An interactive pinball museum opening Aug. 1 will add 2,000 square feet of playable pinball machines and arcade cabinets to the growing slate of entertainment options in St. Petersburg's Grand Central District.
The Pinball Arcade Museum is located at 2313 Central Ave., across the street from the Dog Bar and next door to the recently opened Mouse Trap escape room. On the other side of the museum is the soon-to-open Calabash Jamaican restaurant.
The museum will charge a flat fee of $15 for unlimited play on the nearly 60 machines, mostly arcade hits from the 1980s and '90s. Those who purchase a one-day bracelet can leave and re-enter throughout the day. The museum also plans to eventually offer monthly memberships with unlimited play.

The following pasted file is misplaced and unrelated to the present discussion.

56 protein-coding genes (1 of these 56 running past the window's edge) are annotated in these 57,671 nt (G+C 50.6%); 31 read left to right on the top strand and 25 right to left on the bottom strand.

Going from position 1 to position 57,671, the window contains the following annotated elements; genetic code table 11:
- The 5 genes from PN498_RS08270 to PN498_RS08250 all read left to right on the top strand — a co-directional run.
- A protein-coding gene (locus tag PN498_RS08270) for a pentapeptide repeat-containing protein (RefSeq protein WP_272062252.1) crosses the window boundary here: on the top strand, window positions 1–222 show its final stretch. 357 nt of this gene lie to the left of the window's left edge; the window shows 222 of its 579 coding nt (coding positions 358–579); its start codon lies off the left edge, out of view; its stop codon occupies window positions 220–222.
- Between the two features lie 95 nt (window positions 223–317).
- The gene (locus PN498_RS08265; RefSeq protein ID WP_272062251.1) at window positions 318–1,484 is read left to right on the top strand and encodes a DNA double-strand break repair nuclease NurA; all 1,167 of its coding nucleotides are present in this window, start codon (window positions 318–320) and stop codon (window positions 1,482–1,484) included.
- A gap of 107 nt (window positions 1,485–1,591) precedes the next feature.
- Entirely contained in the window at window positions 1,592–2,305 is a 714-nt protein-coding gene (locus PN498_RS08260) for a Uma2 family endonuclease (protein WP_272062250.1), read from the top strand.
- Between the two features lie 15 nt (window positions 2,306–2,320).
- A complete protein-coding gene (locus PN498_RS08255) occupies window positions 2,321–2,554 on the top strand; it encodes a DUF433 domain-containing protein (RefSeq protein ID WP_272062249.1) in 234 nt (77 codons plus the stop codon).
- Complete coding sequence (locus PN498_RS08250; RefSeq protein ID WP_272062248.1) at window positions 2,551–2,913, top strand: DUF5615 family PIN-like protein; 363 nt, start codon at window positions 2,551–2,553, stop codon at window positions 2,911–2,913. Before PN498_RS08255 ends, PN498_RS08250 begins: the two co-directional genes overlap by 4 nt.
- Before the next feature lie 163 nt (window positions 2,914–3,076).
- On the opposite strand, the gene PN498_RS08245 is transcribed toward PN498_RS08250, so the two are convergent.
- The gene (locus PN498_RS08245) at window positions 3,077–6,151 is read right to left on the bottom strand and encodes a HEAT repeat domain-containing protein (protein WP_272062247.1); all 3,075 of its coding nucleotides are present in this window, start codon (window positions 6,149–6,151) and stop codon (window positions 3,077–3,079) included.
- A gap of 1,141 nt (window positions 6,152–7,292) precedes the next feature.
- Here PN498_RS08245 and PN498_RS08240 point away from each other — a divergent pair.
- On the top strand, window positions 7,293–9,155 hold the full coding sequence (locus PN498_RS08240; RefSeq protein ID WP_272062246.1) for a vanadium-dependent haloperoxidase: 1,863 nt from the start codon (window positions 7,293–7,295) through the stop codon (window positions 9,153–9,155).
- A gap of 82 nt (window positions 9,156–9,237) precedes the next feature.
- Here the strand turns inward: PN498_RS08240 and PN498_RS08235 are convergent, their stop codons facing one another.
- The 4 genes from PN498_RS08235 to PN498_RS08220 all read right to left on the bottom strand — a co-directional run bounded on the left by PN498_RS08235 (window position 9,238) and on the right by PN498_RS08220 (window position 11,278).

The nonprofit museum is owned by Andy Kline, founder and operator of the Odessa Wildlife Rescue and Sanctuary, which is home to more than 300 rescued animals. Proceeds from the arcade will go to support the sanctuary and other local charities, general manager Karen Ann Holland said.
The arcade machines come from Kline's private collection amassed over the last four decades, Holland said, but were going primarily unused. She estimated that what's on site at the museum represents about a quarter of the owner's entire collection.
"They were just sitting in a warehouse, and it was like, 'It's time to do something with them'," Holland said. "People are really excited, and we're excited to contribute to the development of the Grand Central community and to give something back."
Among the playable video games are Ms. Pac Man, Donkey Kong, Teenage Mutant Ninja Turtles and NFL Blitz. The pinball machines include The Addams Family, World Cup Soccer, South Park and Dirty Harry.
The Pinball Arcade Museum aims to host tournaments with prizes and other special events, and will be available to rent for private parties.
Contact Christopher Spata at firstname.lastname@example.org. Follow @SpataTimes.